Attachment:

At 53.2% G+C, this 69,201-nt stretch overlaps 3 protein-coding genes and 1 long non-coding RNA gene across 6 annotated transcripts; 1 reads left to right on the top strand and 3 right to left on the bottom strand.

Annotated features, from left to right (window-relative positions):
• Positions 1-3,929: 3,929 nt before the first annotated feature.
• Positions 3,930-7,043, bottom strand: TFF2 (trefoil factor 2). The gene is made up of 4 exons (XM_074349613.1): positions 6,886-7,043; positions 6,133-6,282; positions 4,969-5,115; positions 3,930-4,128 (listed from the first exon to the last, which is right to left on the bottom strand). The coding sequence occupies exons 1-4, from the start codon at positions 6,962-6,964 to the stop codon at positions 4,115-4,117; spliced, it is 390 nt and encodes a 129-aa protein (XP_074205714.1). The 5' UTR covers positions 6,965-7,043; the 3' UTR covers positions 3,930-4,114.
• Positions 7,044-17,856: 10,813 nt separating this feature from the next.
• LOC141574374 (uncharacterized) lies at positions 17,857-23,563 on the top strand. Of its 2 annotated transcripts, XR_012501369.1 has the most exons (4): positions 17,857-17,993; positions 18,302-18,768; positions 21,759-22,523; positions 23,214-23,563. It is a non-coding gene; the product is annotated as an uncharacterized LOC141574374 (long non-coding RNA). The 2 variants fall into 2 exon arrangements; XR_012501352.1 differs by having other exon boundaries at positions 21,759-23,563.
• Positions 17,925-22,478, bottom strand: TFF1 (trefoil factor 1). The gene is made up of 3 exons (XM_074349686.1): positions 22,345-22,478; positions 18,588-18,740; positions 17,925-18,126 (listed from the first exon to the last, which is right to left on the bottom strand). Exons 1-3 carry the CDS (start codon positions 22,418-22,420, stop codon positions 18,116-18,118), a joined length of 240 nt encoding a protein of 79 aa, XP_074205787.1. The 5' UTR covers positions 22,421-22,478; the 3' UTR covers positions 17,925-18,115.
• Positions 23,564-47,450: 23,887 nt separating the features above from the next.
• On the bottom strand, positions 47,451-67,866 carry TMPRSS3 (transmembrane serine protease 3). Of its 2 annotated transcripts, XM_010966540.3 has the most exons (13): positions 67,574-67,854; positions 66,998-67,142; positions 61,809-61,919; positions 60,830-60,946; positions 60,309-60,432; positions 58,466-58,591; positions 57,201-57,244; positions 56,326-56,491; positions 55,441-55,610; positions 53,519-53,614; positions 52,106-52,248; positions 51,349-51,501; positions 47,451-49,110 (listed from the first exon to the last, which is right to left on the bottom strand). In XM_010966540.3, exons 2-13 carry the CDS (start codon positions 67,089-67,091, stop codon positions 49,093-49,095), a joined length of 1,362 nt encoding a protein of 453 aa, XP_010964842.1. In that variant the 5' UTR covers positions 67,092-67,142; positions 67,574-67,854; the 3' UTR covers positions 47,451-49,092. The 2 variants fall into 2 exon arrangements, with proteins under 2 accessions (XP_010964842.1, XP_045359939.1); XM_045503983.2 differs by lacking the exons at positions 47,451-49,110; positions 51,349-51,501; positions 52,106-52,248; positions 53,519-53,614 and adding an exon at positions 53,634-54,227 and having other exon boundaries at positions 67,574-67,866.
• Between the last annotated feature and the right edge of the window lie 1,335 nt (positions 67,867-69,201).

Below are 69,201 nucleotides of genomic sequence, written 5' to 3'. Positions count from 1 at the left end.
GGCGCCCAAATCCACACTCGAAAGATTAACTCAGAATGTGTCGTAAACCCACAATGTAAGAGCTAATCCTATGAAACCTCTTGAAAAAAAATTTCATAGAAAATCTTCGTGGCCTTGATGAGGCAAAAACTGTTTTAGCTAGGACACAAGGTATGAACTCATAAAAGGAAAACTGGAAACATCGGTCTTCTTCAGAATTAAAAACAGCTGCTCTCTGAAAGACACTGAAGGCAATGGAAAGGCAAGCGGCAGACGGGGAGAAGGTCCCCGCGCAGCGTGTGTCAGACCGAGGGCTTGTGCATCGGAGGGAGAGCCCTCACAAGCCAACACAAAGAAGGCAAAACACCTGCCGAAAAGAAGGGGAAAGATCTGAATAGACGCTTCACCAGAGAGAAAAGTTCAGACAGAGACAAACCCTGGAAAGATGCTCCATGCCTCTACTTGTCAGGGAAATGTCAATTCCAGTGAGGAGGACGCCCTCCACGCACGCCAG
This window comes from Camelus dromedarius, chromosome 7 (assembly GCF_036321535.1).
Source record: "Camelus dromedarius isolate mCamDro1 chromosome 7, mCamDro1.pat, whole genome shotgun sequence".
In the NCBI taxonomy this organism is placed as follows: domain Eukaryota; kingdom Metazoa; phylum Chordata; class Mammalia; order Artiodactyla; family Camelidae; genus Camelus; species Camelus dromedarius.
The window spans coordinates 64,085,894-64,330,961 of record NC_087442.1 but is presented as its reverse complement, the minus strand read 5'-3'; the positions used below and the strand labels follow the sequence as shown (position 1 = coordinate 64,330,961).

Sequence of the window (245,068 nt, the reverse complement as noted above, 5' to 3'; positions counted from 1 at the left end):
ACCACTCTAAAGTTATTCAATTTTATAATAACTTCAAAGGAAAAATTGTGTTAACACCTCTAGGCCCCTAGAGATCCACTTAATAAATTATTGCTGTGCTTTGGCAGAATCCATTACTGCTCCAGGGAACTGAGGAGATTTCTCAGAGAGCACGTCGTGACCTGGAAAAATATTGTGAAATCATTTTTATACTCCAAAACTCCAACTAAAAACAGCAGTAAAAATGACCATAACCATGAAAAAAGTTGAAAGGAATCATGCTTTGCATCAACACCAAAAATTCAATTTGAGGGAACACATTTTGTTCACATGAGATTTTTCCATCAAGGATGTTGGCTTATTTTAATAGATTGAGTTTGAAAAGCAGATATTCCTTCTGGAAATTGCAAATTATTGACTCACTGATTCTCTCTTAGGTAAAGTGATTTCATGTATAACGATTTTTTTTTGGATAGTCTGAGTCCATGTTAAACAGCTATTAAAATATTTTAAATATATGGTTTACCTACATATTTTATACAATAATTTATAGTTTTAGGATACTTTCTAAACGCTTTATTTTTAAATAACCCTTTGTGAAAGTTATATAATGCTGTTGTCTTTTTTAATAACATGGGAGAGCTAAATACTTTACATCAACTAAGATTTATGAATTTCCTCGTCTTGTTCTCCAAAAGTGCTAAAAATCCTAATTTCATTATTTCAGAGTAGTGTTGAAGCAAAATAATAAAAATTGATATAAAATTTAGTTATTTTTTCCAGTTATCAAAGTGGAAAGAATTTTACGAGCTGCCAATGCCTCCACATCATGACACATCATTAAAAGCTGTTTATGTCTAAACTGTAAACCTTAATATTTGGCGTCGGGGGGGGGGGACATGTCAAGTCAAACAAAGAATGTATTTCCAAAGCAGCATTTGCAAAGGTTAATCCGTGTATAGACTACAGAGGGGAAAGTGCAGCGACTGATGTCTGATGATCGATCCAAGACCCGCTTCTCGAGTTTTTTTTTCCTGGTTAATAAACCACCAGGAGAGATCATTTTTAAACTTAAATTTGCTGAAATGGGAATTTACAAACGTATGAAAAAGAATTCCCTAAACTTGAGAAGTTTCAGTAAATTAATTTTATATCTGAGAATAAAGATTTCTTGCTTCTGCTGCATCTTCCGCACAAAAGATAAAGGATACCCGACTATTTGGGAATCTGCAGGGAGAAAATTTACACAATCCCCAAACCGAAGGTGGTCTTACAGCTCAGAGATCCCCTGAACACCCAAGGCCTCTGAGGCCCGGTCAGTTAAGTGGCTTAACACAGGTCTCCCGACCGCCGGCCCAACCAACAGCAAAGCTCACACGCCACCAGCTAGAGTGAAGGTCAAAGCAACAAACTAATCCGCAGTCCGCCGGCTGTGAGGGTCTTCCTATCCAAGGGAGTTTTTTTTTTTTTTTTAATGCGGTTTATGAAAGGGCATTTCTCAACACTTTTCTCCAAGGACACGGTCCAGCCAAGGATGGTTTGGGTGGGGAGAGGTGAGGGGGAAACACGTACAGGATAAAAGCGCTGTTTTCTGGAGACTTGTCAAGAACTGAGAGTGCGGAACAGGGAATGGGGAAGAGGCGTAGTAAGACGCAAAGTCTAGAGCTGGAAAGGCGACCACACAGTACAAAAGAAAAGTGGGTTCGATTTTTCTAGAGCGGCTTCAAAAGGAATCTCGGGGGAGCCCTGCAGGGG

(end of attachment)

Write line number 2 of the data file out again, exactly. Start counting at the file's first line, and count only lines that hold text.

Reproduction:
Annotated features, from left to right (window-relative positions):